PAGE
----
Council have measures to reduce the total of wild rabbits in the Shire. Find out more.
Participation of Council in a program to control wild European Rabbits
Council views community concerns over the impacts of wild rabbit populations within the Wollondilly Local Government Area as highly important. Council was therefore pleased that its application to the National Invasive Animals Cooperative Research Centre (Invasive Animals CRC) to participate in the national release of a biological control for this species was successful. The biological control to be released is a new strain of an existing biological control virus which is only harmful to European Rabbits. Council nominated Tahmoor Sportsground as a release site due to its size and known presence of wild rabbits.
Council has prepared a short Frequently Asked Questions below to answer some of the questions you may have about this program. However, if you have any further enquiries, you can contact Quentin Hart from the NSW Department of Primary Industries on 0428 763 153.
Are there intended to be future releases of the virus strain in other parts of the Wollondilly Local Government Area?
The release of the virus strain at Tahmoor Park forms part of a coordinated national release at strategically selected locations designed to achieve maximum spread amongst wild rabbits in Australia. A DPI Officer has advised Council Staff that the virus will hopefully persist in the environment and spread throughout the current wild rabbit distribution.
There is no intention for any additional future releases of the virus to take place in Wollondilly based on this DPI advice. However, the effectiveness of the distribution and effectiveness of the virus release in reducing wild rabbit population numbers will be monitored by the LLS. Any approach by the LLS to carry out further releases in the local area will be considered by Council.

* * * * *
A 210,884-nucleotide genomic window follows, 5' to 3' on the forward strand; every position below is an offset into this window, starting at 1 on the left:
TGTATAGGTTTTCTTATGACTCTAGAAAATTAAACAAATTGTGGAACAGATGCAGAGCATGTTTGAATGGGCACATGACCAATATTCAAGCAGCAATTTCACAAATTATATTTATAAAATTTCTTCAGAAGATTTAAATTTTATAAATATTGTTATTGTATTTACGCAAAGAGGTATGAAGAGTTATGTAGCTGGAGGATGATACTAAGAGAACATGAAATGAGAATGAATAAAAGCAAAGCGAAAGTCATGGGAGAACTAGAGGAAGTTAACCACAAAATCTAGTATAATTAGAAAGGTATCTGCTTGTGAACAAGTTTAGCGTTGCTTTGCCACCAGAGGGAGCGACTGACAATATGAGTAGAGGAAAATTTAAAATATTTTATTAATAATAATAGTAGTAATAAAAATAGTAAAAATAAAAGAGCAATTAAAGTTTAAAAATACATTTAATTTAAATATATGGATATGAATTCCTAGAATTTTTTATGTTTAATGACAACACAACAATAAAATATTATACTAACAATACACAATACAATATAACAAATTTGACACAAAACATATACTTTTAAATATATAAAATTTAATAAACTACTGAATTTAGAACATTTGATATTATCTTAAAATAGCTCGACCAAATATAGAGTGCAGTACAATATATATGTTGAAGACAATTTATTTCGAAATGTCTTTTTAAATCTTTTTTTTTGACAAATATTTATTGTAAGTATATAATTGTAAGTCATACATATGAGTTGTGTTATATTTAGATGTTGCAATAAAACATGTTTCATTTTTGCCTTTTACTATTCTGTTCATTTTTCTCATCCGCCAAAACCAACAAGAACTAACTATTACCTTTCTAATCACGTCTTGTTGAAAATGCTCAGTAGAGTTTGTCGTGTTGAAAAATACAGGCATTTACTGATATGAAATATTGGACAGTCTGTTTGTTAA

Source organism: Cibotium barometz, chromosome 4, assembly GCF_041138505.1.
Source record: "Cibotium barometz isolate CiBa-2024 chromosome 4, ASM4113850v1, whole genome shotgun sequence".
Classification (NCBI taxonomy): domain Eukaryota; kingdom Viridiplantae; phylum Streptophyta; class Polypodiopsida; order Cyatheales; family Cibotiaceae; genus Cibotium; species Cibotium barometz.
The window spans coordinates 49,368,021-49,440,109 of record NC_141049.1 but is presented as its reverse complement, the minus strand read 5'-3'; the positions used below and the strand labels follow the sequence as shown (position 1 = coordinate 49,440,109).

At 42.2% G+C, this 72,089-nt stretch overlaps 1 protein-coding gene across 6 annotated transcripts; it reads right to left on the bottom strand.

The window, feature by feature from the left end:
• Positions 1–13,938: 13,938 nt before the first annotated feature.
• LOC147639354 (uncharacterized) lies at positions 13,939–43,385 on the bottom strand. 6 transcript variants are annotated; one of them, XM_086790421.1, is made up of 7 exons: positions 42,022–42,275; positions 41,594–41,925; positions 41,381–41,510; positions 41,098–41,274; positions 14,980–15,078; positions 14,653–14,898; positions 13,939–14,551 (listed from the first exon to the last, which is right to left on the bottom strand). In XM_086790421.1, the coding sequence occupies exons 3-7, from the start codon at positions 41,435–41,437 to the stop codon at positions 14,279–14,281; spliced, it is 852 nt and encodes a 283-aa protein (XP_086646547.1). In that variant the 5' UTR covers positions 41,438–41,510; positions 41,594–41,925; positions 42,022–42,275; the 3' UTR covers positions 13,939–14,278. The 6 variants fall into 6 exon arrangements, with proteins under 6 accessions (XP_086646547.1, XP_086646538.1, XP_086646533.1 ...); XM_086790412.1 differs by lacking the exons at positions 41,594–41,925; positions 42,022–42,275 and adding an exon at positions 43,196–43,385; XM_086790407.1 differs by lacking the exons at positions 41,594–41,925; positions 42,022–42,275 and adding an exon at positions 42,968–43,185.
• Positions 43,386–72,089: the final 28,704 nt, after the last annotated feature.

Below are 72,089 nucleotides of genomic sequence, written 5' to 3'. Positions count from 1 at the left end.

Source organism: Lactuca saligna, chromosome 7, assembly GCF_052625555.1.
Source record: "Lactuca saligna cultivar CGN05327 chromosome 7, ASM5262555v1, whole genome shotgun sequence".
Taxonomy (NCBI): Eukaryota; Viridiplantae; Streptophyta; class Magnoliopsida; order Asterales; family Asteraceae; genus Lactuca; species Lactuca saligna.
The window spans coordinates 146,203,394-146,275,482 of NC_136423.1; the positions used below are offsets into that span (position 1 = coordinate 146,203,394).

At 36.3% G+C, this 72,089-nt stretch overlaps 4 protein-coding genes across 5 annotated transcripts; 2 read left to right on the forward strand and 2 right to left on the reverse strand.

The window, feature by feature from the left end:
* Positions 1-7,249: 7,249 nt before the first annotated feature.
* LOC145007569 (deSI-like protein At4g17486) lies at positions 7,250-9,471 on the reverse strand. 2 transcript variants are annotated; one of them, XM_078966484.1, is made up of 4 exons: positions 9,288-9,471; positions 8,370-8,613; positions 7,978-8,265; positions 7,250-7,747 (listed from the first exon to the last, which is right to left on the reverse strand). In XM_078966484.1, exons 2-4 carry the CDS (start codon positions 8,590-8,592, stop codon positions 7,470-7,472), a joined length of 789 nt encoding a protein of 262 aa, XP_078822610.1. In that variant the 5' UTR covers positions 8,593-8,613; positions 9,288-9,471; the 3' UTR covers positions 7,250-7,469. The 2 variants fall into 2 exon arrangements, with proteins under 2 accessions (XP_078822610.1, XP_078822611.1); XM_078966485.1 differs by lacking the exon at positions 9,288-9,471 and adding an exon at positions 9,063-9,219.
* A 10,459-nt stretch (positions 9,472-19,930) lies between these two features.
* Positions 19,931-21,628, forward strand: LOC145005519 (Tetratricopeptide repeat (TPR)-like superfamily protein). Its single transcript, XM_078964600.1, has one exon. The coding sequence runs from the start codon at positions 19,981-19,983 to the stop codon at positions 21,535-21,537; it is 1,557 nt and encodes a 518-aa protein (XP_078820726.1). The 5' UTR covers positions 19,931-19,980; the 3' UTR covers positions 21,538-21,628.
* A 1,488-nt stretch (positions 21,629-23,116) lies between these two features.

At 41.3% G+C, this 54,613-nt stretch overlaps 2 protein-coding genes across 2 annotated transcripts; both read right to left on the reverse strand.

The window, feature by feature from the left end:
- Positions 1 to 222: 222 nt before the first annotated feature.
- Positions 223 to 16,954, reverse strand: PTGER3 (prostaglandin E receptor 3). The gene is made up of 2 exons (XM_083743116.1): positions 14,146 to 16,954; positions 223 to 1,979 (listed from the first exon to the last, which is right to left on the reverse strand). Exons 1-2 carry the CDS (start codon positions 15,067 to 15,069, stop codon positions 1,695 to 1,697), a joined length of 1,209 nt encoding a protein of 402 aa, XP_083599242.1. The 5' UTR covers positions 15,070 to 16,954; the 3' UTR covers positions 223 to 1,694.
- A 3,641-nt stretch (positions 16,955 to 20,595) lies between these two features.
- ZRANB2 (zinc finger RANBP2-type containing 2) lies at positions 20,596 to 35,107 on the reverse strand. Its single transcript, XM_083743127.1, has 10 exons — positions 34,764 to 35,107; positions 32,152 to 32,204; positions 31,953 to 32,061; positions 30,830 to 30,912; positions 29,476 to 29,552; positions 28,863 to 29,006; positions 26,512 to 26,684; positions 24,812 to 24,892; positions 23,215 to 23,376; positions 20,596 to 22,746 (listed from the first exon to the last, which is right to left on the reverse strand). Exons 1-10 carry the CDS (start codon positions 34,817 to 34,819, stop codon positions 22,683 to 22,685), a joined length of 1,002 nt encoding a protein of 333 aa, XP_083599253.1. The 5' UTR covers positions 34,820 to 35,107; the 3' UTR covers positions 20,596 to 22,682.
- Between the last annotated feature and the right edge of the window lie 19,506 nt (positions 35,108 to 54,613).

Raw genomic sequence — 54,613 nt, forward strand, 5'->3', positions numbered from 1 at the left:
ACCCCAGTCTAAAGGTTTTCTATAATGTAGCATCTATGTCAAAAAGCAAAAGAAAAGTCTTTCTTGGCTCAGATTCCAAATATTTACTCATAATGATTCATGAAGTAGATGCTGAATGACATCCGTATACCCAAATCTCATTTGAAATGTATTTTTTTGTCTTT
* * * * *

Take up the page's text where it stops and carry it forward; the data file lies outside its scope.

The Invasive Animals CRC advises that the RHDV 1K5 strain will largely be transmitted amongst wild rabbits by transportation through airborne insects such as flies, the transfer of bodily fluid or by the absorption of the virus from infected surfaces such as hay, food, clothing, shoes and equipment. The Invasive Animals CRC further advises that the virus may spread quickly to potentially hundreds of kilometres from each of the strategically selected release sites in Australia.
Is the virus harmful to humans and/or native wildlife? The DPI has advised that the virus is not harmful in any way to humans, and is not harmful to any animal (including hares) other than European Rabbits.
The DPI has advised that the virus is not harmful in any way to humans, and is not harmful to any animal (including hares) other than European Rabbits.
The DPI initiated an annual program in 2009 to reduce and manage impacts caused by wild rabbit populations using biological controls. The DPI as part of this program has utilised a biological control known as Rabbit Haemorrhagic Disease (RHD Virus), which is an acute disease that only affects European Rabbits. The DPI advises that the utilisation of this virus is one of the more humane methods in controlling wild rabbits and associated impacts.
A range of definitions exist for biological control however it broadly involves the release of natural enemies to pests or pathogens (such as bacteria), to control populations.
The Invasive Animals CRC is leading the coordinated national release of a new strain of the RHD Virus in association with DPI and various Regional Offices of the LLS. The strain of the existing virus to be released is known as RHDV 1K5. The Invasive Animals CRC advises that this is not a new virus but is a Korean variation of the existing virus, which is already widespread in Australia following earlier releases.